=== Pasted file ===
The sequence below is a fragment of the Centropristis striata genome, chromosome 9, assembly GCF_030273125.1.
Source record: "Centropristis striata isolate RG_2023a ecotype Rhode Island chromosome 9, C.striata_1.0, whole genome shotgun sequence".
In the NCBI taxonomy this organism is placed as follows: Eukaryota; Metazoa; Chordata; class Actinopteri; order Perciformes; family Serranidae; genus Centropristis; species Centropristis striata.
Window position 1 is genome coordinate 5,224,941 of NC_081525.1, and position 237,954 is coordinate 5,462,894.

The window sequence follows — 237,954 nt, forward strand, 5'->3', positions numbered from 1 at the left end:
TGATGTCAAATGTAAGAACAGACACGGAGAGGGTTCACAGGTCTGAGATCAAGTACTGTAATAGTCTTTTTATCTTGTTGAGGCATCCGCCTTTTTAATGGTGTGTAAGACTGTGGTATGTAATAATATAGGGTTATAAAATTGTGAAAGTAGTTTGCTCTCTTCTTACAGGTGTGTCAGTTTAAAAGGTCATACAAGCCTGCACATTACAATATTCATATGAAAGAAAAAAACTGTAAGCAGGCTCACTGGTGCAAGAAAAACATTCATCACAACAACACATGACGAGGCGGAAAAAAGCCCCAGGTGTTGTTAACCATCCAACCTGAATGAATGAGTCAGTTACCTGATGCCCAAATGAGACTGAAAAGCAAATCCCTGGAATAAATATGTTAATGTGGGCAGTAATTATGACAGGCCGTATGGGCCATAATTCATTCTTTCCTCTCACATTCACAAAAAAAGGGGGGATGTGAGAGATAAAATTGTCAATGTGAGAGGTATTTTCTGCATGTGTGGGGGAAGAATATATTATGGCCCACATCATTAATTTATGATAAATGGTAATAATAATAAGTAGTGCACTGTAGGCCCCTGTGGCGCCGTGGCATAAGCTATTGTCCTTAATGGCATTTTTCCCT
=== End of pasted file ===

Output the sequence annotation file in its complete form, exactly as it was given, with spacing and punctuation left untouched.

The sequence below is a fragment of the Centropristis striata genome, chromosome 9, assembly GCF_030273125.1.
Source record: "Centropristis striata isolate RG_2023a ecotype Rhode Island chromosome 9, C.striata_1.0, whole genome shotgun sequence".
In the NCBI taxonomy this organism is placed as follows: Eukaryota; Metazoa; Chordata; class Actinopteri; order Perciformes; family Serranidae; genus Centropristis; species Centropristis striata.
Window position 1 is genome coordinate 5,224,941 of NC_081525.1, and position 237,954 is coordinate 5,462,894.

The window sequence follows — 237,954 nt, forward strand, 5'->3', positions numbered from 1 at the left end:
TGATGTCAAATGTAAGAACAGACACGGAGAGGGTTCACAGGTCTGAGATCAAGTACTGTAATAGTCTTTTTATCTTGTTGAGGCATCCGCCTTTTTAATGGTGTGTAAGACTGTGGTATGTAATAATATAGGGTTATAAAATTGTGAAAGTAGTTTGCTCTCTTCTTACAGGTGTGTCAGTTTAAAAGGTCATACAAGCCTGCACATTACAATATTCATATGAAAGAAAAAAACTGTAAGCAGGCTCACTGGTGCAAGAAAAACATTCATCACAACAACACATGACGAGGCGGAAAAAAGCCCCAGGTGTTGTTAACCATCCAACCTGAATGAATGAGTCAGTTACCTGATGCCCAAATGAGACTGAAAAGCAAATCCCTGGAATAAATATGTTAATGTGGGCAGTAATTATGACAGGCCGTATGGGCCATAATTCATTCTTTCCTCTCACATTCACAAAAAAAGGGGGGATGTGAGAGATAAAATTGTCAATGTGAGAGGTATTTTCTGCATGTGTGGGGGAAGAATATATTATGGCCCACATCATTAATTTATGATAAATGGTAATAATAATAAGTAGTGCACTGTAGGCCCCTGTGGCGCCGTGGCATAAGCTATTGTCCTTAATGGCATTTTTCCCT